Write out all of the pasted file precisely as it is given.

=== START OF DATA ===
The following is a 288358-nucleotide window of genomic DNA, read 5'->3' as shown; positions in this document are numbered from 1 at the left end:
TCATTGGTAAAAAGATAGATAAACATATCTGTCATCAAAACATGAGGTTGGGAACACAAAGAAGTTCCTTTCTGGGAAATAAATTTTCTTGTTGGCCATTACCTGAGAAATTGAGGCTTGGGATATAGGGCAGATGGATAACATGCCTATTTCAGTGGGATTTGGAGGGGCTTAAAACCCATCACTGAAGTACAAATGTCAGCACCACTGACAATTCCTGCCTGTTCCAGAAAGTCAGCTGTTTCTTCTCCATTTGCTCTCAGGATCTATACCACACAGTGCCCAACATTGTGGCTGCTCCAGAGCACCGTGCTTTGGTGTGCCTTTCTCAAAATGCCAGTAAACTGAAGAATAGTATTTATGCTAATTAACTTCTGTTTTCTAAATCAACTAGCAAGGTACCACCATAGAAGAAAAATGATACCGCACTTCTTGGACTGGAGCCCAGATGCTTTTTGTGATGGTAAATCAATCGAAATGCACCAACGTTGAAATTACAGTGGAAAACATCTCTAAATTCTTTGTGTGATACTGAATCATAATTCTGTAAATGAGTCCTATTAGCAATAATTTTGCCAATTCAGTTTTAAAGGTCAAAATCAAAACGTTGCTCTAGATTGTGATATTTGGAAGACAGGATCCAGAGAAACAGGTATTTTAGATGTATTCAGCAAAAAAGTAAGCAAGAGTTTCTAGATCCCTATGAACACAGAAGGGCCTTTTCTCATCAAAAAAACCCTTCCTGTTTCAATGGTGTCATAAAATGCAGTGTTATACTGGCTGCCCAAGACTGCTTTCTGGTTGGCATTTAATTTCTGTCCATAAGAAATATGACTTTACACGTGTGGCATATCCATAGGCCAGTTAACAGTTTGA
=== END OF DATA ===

The following is a 288358-nucleotide window of genomic DNA, read 5'->3' as shown; positions in this document are numbered from 1 at the left end:
TCATTGGTAAAAAGATAGATAAACATATCTGTCATCAAAACATGAGGTTGGGAACACAAAGAAGTTCCTTTCTGGGAAATAAATTTTCTTGTTGGCCATTACCTGAGAAATTGAGGCTTGGGATATAGGGCAGATGGATAACATGCCTATTTCAGTGGGATTTGGAGGGGCTTAAAACCCATCACTGAAGTACAAATGTCAGCACCACTGACAATTCCTGCCTGTTCCAGAAAGTCAGCTGTTTCTTCTCCATTTGCTCTCAGGATCTATACCACACAGTGCCCAACATTGTGGCTGCTCCAGAGCACCGTGCTTTGGTGTGCCTTTCTCAAAATGCCAGTAAACTGAAGAATAGTATTTATGCTAATTAACTTCTGTTTTCTAAATCAACTAGCAAGGTACCACCATAGAAGAAAAATGATACCGCACTTCTTGGACTGGAGCCCAGATGCTTTTTGTGATGGTAAATCAATCGAAATGCACCAACGTTGAAATTACAGTGGAAAACATCTCTAAATTCTTTGTGTGATACTGAATCATAATTCTGTAAATGAGTCCTATTAGCAATAATTTTGCCAATTCAGTTTTAAAGGTCAAAATCAAAACGTTGCTCTAGATTGTGATATTTGGAAGACAGGATCCAGAGAAACAGGTATTTTAGATGTATTCAGCAAAAAAGTAAGCAAGAGTTTCTAGATCCCTATGAACACAGAAGGGCCTTTTCTCATCAAAAAAACCCTTCCTGTTTCAATGGTGTCATAAAATGCAGTGTTATACTGGCTGCCCAAGACTGCTTTCTGGTTGGCATTTAATTTCTGTCCATAAGAAATATGACTTTACACGTGTGGCATATCCATAGGCCAGTTAACAGTTTGA